The Hungry Ghost

“Hungry ghosts are the demon-like creatures described in Buddhist, Taoist, Hindu, Sikh, and Jain texts as the remnants of the dead who are afflicted with insatiable desire, hunger or thirst as a result of bad deeds or evil intent carried out in their life times… Defined by a fusion of rage and desire, tormented by unfulfilled cravings and insatiably demanding impossible satisfactions, hungry ghosts are condemned to inhabit shadowy and dismal places in the realm of the living. Their specific hunger varies according to their past karma and the sins they are atoning for… In Buddhism, hungry ghosts are often seen as a metaphor for those individuals who are following a path of incorrect desire, who suffer from spiritual emptiness, who cannot see the impossibility of correcting what has already happened or who form an unnatural attachment to the past.” (Source)

I first came across the concept of the Hungry Ghost when I was watching the Showtime series, House of Lies. Don Cheadle plays Marty Kaan, a conniving financial consultant with an equally conniving ex wife and baby mama, Monica, a consultant at his competing firm. Monica is essentially a functional drug addict that tries to tempt Marty with her sexual advances any chance she can get, at which she is usually successful, because neither can hold down any type of relationship. When Marty cuts her off for good she responds by getting a court order for full custody of their son (whom she never took much responsibility for to begin with). Fed up with her putting his grandson at risk, Marty’s psychotherapist father confronts her one day and reveals his analysis of her as a hungry ghost.

While Monica is an extreme representation of the hungry ghost, almost all of the characters in the show could qualify, especially Marty. Both Marty and Monica will do anything to get what they want, and will do this repeatedly, thinking it necessary each and every time. Yet all they do is leave behind a path of destruction, and they are never satisfied enough with what they got for doing so. They are stuck in the cycle of avoidance of pain, destruction for their desire’s sake, and then dissatisfaction, and so the cycle starts all over again. Their on and off sexual relationship that plays out through the show is a representation of this destructive cycle.

We are all hungry ghosts in some way, whether it be with money, power, success, love, affection, attention, sex, beauty, image, shopping, comfort, knowledge, food, or drugs. It can be anything that takes us away from ourselves and our suffering and distracts us. For Marty Kaan, his source of pain was his mother’s suicide’s when he was young. His job provided a place for him to channel all his anger and frustration with the unpredictability of the world into manipulating and controlling his coworkers and his clients in order to build an endless wall of false security with the loads of money he gets for doing so. He refuses to address the pain and suffering he feels, so he disregards his own feelings as well as everybody else’s around him. We don’t want to address the pain so we instead try to fill the gaping hole that the pain created, but it’s a bottomless hole. If we continue to pursue these things we just become a hungry ghost — doomed to repeat the same cycle for eternity.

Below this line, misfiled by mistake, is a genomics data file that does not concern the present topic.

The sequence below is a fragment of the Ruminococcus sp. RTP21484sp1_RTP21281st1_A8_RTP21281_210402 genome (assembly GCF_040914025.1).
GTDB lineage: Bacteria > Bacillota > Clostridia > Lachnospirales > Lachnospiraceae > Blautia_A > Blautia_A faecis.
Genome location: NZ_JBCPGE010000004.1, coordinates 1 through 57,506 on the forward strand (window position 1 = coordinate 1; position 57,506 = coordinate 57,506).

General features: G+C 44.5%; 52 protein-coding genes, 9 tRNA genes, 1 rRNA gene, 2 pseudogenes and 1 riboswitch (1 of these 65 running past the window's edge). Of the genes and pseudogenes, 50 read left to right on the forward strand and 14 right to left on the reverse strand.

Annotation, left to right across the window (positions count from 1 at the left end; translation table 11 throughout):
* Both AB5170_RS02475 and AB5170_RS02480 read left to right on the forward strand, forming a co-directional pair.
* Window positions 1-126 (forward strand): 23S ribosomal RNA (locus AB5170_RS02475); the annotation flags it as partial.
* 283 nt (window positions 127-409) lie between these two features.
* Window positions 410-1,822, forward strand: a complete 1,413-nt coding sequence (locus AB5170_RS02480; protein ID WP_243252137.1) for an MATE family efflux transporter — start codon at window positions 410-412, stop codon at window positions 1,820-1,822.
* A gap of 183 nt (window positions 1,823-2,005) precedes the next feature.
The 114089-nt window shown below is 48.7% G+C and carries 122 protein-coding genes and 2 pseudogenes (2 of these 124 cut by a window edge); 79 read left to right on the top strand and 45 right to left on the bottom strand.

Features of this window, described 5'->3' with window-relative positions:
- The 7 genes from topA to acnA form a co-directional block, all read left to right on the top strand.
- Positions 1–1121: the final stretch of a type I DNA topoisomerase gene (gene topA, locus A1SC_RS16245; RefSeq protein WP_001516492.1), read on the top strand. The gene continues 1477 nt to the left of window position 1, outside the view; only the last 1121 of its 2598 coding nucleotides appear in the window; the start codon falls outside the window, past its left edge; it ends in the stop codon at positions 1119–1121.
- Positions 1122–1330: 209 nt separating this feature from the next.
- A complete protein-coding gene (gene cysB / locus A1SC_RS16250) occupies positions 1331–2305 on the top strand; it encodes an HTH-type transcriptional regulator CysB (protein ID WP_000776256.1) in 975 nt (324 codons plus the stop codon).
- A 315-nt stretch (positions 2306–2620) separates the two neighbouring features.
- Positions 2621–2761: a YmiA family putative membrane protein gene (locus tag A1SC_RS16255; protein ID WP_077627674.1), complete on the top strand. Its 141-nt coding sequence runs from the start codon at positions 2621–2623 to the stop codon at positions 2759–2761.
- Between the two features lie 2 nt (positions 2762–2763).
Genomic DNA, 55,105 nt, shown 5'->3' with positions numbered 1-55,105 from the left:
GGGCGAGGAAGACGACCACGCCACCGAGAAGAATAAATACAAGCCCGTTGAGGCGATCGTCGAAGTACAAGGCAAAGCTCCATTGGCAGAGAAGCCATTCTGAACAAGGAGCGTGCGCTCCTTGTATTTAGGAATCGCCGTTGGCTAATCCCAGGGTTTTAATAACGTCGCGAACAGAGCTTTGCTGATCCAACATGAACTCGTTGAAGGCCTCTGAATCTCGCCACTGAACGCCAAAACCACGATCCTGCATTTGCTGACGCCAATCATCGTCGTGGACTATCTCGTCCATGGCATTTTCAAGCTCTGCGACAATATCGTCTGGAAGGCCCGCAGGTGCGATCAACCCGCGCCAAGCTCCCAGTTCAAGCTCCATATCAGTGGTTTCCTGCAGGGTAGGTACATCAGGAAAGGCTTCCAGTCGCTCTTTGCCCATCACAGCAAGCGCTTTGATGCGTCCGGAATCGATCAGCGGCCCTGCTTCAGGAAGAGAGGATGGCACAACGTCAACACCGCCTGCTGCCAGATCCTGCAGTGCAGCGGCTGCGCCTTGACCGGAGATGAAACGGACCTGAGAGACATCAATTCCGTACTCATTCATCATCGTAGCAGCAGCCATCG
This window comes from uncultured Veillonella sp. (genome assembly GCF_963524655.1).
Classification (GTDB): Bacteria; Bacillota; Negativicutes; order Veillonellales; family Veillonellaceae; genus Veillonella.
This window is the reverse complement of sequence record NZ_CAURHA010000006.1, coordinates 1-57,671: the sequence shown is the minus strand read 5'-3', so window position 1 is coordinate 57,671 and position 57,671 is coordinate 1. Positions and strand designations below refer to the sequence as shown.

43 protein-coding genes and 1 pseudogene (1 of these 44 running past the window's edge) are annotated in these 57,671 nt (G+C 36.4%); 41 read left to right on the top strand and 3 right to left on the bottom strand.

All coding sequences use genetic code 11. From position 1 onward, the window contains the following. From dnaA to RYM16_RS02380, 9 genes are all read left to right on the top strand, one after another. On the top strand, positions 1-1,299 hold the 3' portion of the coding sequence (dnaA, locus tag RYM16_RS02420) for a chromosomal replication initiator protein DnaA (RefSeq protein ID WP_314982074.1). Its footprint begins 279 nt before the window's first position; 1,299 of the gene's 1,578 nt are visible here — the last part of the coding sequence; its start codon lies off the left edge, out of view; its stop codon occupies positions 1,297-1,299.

Psychiatrist and author, Gabor Maté, wrote an entire book on this phenomena as it manifests in his practice with his patients, entitled In the Realm of Hungry Ghosts: Close Encounters with Addiction. He defines addiction as, “any behavior that a person craves, finds temporary relief or pleasure in but suffers negative consequences as a result of, and yet has difficulty giving up. Note that this definition is not restricted to drugs but could encompass almost any human behavior, from sex to eating to shopping to gambling to extreme sports to TV to compulsive internet use.” Dr. Maté’s radical theory is that addiction stems from the coping behaviors we develop as children as we try to process early childhood trauma and parental trauma. He asks not the question, why the addiction? But instead, why the pain?

The image of the hungry ghost reveals an extremely bloated belly with a bony body, representing starvation and malnutrition. Hungry ghosts are always starving and will never be satisfied, no matter how much they eat. The more you feed it, the more depraved you become because of the things you do to get what you want. As an extreme example, take a meth addict who neglects their children and their responsibilities, and even perform sexual favors on strangers just to get money so they can feel the ever-elusive high. They are not even aware of the pain they are causing to their children, and the morals they might otherwise consider they are breaking, because of how amazing the high feels, they cannot focus anywhere else. The pain they were trying to avoid when they tried the drug for the first time snowballs into more pain for themselves and others as they escape into a world of pleasure, and their life crumbles around them. While chasing these things that feel good, we actually take the fun and enjoyment out of life, as those things become a burning need that you can’t get rid of and that take over your mind, your body, and your life.

Hungry ghosts will use people. They won’t understand the difference between truly loving someone versus using someone for love to fill their bottomless pit. The hungry ghost keeps trying to fill up but is not nourished, as manifest by his emaciated appearance. We need to nourish ourselves. We need to address the darkness within us. We can only fill this hole ourselves through creation (instead of destruction) and the healing that ensues, through addressing our mistakes and being able to recognize them as mistakes.